Located to the south of Lake Dunstan, the Carrick winery is in Central Otago’s Bannockburn sub-region, which is drier and warmer. The first vineyards were planted in 1993. Winemaker/owner Steve Green founded this winery; he and current winemaker Francis Hutt use wild yeast for all the wines – including the thoroughly delightful Pinot Gris, Chardonnay and Riesling I sampled. The 2015 and 2016 Pinot Noirs I tasted both had bright warm fruit which felt sweet on the palate. And the 2013 Excelsior Pinot Noir, I was fascinated to learn, was from own-root (ungrafted) vines planted in sandy soil; this wine is made only in the best vintages. The vineyards are organic and Carrick has recently established a vegetable garden to supply their upscale-casual restaurant.

FELTON ROAD

At Felton Road, winemaker Blair Walter and the winery team became committed first to organic and then to biodynamic principles for their vineyards, which are also located in the warm Bannockburn area. For Pinot Noir, Walter uses 20-30% whole bunch clusters, as well as all natural yeast, and there is no fining of the wines. However, he, along with some of the other Central Otago winemakers, sometimes does acidify his Pinot Noirs. In addition to some very nice Chardonnay and Riesling, I tasted several vintages of the Block 5 Pinot Noir, where the fruit ranged from thick, spiced strawberry to light herbed strawberry on the palate; my favorite of the day was the young 2015 which was brambly and woody, with restrained fruit – a slightly more elegant wine but with some heft to it.

BURN COTTAGE

burn cottage

(Picture from BURN COTTAGE)

In 2002 Marquis and Dianne Sauvage, whose family also has a winery in the Pfalz region of Germany, purchased this vineyard property, which is in the Lowburn sub-region of Central Otago, west of Lake Dunstan. They brought in Ted Lemon of Littorai wines in Sebastopol, California, as a consultant and he guided them in transitioning their vineyards and farm to biodynamic and other natural winemaking practices. In fact the new winery they built has never had any commercial yeast in it. Claire Mulholland is the current associate winemaker on the team which produces only five wines, four of which are Pinot Noirs. The Pinot Noirs are all made with a combination of whole cluster and berries. At Burn Cottage I tasted a couple very good 2014 Pinot Noirs. In the 2014 Moonlight Race I was pleased to find classic Burgundy aromas including fruit with leathery greenery. It had a somewhat glyceryl mouthfeel and grippy tannins, and was balanced with dark red fruit and acidity in the finish. The 2014 Burn Cottage Vineyards Pinot Noir was a bit closed but it also seemed to have a good balance of fruit, tannin and acidity with dark fruit even in the longish finish; this wine will be best to drink in a year or two.

MAUDE WINES

Maude Wines is named after its location on Mount Maude, where their vineyards were planted in 1994. The current winemaker is the founders’ daughter, Sarah-Kate (SK), who returned some years ago from winemaking in Australia to take the reins of the winery, along with her husband Dan Dineen. Many of their vineyards surround the family home where we ate a fresh, homemade lunch, joined sporadically by SK’s parents, the Wilsons, who founded Maude Wines. The winery, which is located in the Wanaka sub-region (toward Lake Wanaka, north of Lake Dunstan) gets twice as much rain as Cromwell to the south, but they are still able to grow some own-root vines here. They do source fruit from several other locations as well, for the various white and red wines they produce. At Maude, they have developed a rather unusual solera-style system for their reserve wines, which began with a base wine from 2004, and these wines will age for a decade or longer. However, one of the wines I was most charmed by was from a younger vineyard: the 2014 Kid’s Block had a good balance of tannins, classic spice notes including sous bois, yet it was light in feel with burnt cherry fruit.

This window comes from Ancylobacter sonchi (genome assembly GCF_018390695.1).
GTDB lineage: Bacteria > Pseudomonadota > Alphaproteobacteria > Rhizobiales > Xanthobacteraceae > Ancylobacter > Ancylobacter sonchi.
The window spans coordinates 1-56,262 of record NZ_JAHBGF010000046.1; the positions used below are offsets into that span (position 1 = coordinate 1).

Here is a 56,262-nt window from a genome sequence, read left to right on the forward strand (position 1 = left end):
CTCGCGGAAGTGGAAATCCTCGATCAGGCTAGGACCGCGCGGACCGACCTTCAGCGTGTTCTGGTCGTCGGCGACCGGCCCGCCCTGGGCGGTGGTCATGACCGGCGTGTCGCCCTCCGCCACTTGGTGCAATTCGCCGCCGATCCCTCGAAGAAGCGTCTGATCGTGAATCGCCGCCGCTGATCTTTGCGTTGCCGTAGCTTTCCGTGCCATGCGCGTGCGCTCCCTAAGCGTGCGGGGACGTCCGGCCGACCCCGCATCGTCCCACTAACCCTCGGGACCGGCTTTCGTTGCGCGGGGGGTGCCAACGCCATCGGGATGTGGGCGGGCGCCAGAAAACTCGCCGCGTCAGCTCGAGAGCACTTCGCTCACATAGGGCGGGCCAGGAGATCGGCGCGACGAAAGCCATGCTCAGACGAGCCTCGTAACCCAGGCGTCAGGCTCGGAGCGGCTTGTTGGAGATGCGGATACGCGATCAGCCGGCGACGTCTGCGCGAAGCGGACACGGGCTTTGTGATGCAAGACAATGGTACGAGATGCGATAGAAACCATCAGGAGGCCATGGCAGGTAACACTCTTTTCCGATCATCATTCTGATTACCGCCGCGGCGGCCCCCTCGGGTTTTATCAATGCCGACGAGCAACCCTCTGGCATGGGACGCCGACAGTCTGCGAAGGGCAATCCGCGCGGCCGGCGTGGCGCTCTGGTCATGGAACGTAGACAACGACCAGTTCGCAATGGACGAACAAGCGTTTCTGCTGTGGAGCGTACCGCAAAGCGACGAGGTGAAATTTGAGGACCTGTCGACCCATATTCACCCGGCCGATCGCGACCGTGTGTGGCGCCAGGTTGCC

ARCHANGEL

archange

(Picture from ARCHANGEL)

This unusual name for a winery refers to the parents of winery owners Mary and Ian Zurakowski. Both of their mothers were put in forced labor camps in Arkhangel’sk, Siberia, as Polish teenaguers during World War II. The girls traveled parallel paths through refugee camps in Africa, joining the WAFs and finally meeting each other and settling in Yorkshire, England with their husbands. Though Ian’s family moved away, he and Mary met up again by chance in the 1970s; they then married and moved to New Zealand in 1985. Mentored by Felton Road’s Nigel Greening, they purchased vineyards here in 2001, which are in the upper Clutha River valley, north of Cromwell. Along with some very good Riesling and Chardonnay, I particularly liked the 2013 Pinot Noir with buttery burnt sugar, dark fruit, leather and slightly grippy tannins.

 

Many of the Central Otago wineries export to numerous countries around the world. And they are in the process of increasing their exports. If you order a Pinot Noir from Central Otago from the wine list in a restaurant or purchase a bottle from a wine shop, you can generally expect to drink a quality wine with bright fruit, multi-faceted aromas, some acidity, fine tannins and good structure. The wines tend to pair well with fairly plain dishes such as roasted fowl, pork or lamb, as well as grilled salmon.

 

 

CONTACT INFO for wineries in Central Otago

Akarua     www.akarua.com/gallery/

Archangel     archangelwines.co.nz/gallery/

Burn Cottage www.burncottage.com

Carrick    www.carrick.serve1.net/gallery.html

Felton Road   http://feltonroad.co.nz

Maude Wines www.maudewines.com

Quartz Reef www.quartzreef.co.nz

 

New Zealand wine website http://www.nzwine.com/

作者简介:贝琪·苏·爱泼斯旦 是在葡萄酒、烈酒、 美食以及旅游行业里的获奖记者、资深编辑、 广播员和顾问。

该文刊登于《酒典》杂志 2017 年 05 月 刊
作家其它文章 相关文章